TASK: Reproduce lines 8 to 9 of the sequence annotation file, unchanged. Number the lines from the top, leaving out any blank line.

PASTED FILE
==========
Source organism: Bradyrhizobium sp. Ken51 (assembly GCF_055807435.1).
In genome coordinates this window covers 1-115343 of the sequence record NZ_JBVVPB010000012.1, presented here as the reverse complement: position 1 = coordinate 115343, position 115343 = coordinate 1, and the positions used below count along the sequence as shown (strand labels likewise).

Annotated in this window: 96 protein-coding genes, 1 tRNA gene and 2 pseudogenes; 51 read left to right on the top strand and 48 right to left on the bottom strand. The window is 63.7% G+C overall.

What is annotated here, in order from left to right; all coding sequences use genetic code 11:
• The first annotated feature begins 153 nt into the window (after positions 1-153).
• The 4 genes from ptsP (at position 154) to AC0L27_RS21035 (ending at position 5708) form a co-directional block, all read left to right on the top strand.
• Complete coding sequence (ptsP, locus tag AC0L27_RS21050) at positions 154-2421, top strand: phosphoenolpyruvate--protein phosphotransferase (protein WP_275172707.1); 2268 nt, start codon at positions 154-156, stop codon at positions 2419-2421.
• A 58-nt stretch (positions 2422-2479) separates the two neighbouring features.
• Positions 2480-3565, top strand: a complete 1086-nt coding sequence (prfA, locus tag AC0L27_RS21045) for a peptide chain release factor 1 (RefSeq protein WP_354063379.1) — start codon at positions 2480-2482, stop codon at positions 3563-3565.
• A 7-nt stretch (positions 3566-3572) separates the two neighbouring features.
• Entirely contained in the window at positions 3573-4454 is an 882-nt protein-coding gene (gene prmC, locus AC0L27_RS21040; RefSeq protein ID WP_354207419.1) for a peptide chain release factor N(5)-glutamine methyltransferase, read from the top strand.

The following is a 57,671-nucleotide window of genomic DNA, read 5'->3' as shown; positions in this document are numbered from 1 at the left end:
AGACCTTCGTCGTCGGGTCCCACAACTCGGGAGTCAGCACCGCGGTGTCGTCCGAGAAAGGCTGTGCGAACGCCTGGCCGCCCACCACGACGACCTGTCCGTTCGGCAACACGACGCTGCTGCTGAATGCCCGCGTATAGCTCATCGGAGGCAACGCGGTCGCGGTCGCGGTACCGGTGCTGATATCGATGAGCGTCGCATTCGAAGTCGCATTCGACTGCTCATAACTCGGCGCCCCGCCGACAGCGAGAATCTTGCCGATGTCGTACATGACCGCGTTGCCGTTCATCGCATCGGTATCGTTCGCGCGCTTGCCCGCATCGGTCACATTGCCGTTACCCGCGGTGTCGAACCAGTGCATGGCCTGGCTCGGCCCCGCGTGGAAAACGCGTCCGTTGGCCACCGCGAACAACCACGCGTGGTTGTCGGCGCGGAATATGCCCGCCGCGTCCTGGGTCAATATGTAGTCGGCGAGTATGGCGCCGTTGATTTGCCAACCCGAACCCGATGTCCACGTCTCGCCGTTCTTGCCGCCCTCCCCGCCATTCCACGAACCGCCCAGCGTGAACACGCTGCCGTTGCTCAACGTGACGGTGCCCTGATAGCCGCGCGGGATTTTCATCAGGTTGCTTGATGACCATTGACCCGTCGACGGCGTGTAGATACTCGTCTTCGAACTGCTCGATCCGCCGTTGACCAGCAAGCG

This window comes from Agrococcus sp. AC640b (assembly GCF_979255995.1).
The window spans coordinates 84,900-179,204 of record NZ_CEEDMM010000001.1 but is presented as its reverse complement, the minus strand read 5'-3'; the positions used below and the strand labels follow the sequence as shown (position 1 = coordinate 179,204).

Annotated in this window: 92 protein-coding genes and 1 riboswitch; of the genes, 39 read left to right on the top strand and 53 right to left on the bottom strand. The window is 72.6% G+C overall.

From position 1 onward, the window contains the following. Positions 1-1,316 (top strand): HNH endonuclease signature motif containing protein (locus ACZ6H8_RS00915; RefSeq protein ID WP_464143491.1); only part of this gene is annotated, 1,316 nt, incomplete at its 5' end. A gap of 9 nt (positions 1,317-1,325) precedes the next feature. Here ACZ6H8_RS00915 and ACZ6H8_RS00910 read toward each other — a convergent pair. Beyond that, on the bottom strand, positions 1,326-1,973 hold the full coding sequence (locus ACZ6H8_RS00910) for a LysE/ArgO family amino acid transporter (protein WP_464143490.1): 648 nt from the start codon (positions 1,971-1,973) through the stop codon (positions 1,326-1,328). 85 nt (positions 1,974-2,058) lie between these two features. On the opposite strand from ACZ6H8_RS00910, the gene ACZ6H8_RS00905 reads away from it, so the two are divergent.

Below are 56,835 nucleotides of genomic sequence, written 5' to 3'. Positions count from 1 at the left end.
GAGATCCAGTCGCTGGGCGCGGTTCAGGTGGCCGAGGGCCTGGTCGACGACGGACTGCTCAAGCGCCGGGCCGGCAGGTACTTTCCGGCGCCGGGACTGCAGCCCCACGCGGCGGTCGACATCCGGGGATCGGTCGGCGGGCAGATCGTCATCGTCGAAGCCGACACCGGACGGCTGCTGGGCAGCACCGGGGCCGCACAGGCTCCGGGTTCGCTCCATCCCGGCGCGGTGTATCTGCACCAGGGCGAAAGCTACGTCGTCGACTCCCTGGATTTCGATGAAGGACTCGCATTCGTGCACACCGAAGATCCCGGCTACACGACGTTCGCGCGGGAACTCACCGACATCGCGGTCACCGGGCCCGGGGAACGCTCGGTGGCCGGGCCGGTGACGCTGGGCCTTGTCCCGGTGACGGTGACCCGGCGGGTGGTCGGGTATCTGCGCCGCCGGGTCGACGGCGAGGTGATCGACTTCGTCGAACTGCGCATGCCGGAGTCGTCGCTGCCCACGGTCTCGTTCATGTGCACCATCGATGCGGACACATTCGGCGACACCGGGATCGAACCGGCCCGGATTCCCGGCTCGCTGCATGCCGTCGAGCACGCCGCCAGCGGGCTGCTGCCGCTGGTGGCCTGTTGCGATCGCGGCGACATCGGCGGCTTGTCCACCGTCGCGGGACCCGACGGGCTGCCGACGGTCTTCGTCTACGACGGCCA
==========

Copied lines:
• A 58-nt stretch (positions 2422-2479) separates the two neighbouring features.
• Positions 2480-3565, top strand: a complete 1086-nt coding sequence (prfA, locus tag AC0L27_RS21045) for a peptide chain release factor 1 (RefSeq protein WP_354063379.1) — start codon at positions 2480-2482, stop codon at positions 3563-3565.